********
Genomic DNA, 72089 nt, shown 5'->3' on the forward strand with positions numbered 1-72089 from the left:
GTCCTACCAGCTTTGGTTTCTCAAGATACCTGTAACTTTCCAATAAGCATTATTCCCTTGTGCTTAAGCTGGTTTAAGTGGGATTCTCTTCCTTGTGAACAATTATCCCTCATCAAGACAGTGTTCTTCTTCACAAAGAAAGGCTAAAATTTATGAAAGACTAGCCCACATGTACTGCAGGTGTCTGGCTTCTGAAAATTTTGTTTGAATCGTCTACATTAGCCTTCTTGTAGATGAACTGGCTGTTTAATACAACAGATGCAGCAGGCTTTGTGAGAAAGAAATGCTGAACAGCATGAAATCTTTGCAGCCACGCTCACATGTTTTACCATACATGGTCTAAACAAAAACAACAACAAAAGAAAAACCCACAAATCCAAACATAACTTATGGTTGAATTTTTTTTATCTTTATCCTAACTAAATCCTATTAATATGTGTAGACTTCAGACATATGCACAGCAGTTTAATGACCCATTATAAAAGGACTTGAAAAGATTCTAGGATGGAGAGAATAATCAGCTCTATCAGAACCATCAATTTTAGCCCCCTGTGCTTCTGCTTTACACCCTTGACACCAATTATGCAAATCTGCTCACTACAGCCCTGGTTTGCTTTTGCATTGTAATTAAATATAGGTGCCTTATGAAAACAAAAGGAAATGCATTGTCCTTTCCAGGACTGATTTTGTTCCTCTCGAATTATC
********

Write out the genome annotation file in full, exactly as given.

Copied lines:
Genomic DNA, 72089 nt, shown 5'->3' on the forward strand with positions numbered 1-72089 from the left:
GTCCTACCAGCTTTGGTTTCTCAAGATACCTGTAACTTTCCAATAAGCATTATTCCCTTGTGCTTAAGCTGGTTTAAGTGGGATTCTCTTCCTTGTGAACAATTATCCCTCATCAAGACAGTGTTCTTCTTCACAAAGAAAGGCTAAAATTTATGAAAGACTAGCCCACATGTACTGCAGGTGTCTGGCTTCTGAAAATTTTGTTTGAATCGTCTACATTAGCCTTCTTGTAGATGAACTGGCTGTTTAATACAACAGATGCAGCAGGCTTTGTGAGAAAGAAATGCTGAACAGCATGAAATCTTTGCAGCCACGCTCACATGTTTTACCATACATGGTCTAAACAAAAACAACAACAAAAGAAAAACCCACAAATCCAAACATAACTTATGGTTGAATTTTTTTTATCTTTATCCTAACTAAATCCTATTAATATGTGTAGACTTCAGACATATGCACAGCAGTTTAATGACCCATTATAAAAGGACTTGAAAAGATTCTAGGATGGAGAGAATAATCAGCTCTATCAGAACCATCAATTTTAGCCCCCTGTGCTTCTGCTTTACACCCTTGACACCAATTATGCAAATCTGCTCACTACAGCCCTGGTTTGCTTTTGCATTGTAATTAAATATAGGTGCCTTATGAAAACAAAAGGAAATGCATTGTCCTTTCCAGGACTGATTTTGTTCCTCTCGAATTATC